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Authors: Groff Conklin

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Big Book of Science Fiction

BOOK: Big Book of Science Fiction
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Big Book of Science Fiction
Groff Conklin
Berkley (1949)
Anthologies, Science Fiction, made by MadMaxAU

A collection of SF stories edited by Groff Conklin. Contains stories by Clifford Simak, Theodore Sturgeon, Murray Leinster, Lester del Rey, Frederic Brown, Fletcher Pratt, Ray Bradbury, John D. MacDonald, Fritz Leiber Jr, and C. M. Kornbluth.



~ * ~


Big Book of Science


Ed by Groff Conklin


No copyright 
by MadMaxAU eBooks



~ * ~




Clifford D. Simak:


Theodore Sturgeon:


Murray Leinster:


Lester del Rey:


Frederic Brown:


Fletcher Pratt:


Ray Bradbury:


John D. MacDonald:


Fritz Leiber, Jr.:


C. M. Kornbluth:


~ * ~




by Clifford D. Simak



men, two by two, had gone into the howling maelstrom that was Jupiter and had
not returned. They had walked into the keening gale—or rather, they had loped,
bellies low against the ground, wet sides gleaming in the rain.


For they did not go in the shape
of men.


Now the fifth man stood before
the desk of Kent Fowler, head of Dome No. 3, Jovian Survey Commission.


Under Fowler’s desk, old Towser
scratched a flea, then settled down to sleep again.


Harold Allen, Fowler saw with a
sudden pang, was young— too young. He had the easy confidence of youth, the
straight back and straight eyes, the face of one who never had known fear. And
that was strange. For men in the domes of Jupiter did know fear—fear and
humility. It was hard for Man to reconcile his puny self with the mighty forces
of the monstrous planet.


“You understand,” said Fowler, “that
you need not do this. You understand that you need not go.”


It was formula, of course. The
other four had been told the same thing, but they had gone. This fifth one,
Fowler knew, would go too. But suddenly he felt a dull hope stir within him
that Allen wouldn’t go.


“When do I start?” asked Allen.


There was a time when Fowler
might have taken quiet pride in that answer, but not now. He frowned briefly.


“Within the hour,” he said.


Allen stood waiting, quietly.


“Four other men have gone out and
have not returned,” said Fowler. “You know that, of course. We want you to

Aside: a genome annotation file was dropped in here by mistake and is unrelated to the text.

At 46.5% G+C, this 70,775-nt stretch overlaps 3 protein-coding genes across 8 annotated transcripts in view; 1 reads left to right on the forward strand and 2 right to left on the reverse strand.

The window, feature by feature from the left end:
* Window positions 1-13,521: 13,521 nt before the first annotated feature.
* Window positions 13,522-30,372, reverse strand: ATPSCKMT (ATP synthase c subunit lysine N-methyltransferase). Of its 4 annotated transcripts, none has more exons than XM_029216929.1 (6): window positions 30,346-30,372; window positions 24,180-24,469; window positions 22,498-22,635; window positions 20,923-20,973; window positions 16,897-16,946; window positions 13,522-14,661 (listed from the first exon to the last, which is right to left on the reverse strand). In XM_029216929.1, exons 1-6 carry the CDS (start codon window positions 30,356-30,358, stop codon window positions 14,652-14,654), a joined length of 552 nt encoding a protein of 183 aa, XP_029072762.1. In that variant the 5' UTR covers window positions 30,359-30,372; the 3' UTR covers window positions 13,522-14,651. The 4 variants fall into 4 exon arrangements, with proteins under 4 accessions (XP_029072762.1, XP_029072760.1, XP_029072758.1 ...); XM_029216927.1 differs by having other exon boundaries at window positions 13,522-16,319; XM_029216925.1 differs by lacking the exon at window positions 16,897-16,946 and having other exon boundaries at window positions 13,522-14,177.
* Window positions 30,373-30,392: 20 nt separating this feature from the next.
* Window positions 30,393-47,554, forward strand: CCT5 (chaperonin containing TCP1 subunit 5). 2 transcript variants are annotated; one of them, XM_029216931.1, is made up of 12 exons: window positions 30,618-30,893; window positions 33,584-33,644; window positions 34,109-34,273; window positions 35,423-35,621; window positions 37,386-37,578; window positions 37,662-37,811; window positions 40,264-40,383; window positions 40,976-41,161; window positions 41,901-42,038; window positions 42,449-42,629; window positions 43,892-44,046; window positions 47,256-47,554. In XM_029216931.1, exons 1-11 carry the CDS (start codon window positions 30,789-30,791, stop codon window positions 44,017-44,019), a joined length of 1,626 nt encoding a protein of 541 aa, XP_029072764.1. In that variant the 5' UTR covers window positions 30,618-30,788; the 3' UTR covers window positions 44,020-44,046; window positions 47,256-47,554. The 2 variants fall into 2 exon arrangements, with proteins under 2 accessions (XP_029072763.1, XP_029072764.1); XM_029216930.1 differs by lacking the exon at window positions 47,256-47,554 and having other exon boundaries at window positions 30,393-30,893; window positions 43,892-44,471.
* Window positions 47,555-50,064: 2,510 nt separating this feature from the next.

return. We don’t want you going off on any heroic rescue expedition. The main
thing, the only thing, is that you come back, that you prove man can live in a
Jovian form. Go to the first survey stake, no farther, then come back. Don’t
take any chances. Don’t investigate anything. Just come back.”


Allen nodded. “I understand all


“Miss Stanley will operate the
converter,” Fowler went on. “You need have no fear on that particular point.
The other men were converted without mishap. They left the converter in
apparently perfect condition. You will be in thoroughly competent hands. Miss
Stanley is the best qualified conversion operator in the Solar System. She had
had experience on most of the other planets. That is why she’s here.”


Allen grinned at the woman and
Fowler saw something flicker across Miss Stanley’s face—something that might
have been pity, or rage—or just plain fear. But it was gone again and she was
smiling back at the youth who stood before the desk. Smiling in that prim,
schoolteacherish way she had of smiling, almost as if she hated herself for
doing it.


“I shall be looking forward,”
said Allen, “to my conversion.”


And the way he said it, he made
it all a joke, a vast, ironic joke.


But it was no joke.


It was serious business, deadly
serious. Upon these tests, Fowler knew, depended the fate of men on Jupiter. If
the tests succeeded, the resources of the giant planet would be thrown open.
Man would take over Jupiter as he already had taken over the other smaller
planets. And if they failed—


If they failed, Man would
continue to be chained and hampered by the terrific pressure, the greater force